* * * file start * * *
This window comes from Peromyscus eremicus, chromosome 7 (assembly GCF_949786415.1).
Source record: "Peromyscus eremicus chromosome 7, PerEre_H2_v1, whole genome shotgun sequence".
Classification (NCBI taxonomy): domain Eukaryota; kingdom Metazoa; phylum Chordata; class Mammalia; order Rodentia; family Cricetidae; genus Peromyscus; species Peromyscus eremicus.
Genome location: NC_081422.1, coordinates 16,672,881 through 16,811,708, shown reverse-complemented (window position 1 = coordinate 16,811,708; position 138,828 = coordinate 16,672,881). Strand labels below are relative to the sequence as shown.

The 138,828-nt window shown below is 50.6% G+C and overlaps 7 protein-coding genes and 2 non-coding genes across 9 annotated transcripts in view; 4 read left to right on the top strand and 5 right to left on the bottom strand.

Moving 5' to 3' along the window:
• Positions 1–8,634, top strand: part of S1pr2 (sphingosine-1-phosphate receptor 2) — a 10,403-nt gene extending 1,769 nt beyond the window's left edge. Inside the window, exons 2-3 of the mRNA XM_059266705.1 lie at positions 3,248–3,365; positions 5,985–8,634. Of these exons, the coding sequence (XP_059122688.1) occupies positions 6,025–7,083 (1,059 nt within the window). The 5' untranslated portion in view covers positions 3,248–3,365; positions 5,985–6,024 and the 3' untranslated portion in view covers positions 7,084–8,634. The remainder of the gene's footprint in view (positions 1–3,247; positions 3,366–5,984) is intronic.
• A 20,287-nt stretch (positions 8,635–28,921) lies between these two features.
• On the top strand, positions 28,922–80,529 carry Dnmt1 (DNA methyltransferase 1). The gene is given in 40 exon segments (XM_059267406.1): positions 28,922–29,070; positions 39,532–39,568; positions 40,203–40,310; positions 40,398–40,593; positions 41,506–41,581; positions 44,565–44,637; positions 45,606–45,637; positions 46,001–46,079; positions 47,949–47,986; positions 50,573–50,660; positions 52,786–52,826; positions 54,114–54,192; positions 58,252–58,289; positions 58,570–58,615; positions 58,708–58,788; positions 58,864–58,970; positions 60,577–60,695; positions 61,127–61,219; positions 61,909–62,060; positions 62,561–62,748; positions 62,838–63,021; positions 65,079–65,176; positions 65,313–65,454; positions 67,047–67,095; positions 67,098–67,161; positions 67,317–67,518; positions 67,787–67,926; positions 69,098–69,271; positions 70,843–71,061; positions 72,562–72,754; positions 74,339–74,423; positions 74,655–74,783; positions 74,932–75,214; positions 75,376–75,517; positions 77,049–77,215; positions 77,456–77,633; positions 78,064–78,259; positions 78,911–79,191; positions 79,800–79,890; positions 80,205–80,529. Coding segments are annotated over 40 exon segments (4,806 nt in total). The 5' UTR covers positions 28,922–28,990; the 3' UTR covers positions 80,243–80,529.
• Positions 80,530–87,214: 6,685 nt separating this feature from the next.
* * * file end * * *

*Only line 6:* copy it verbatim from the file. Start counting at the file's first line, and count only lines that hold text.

Moving 5' to 3' along the window: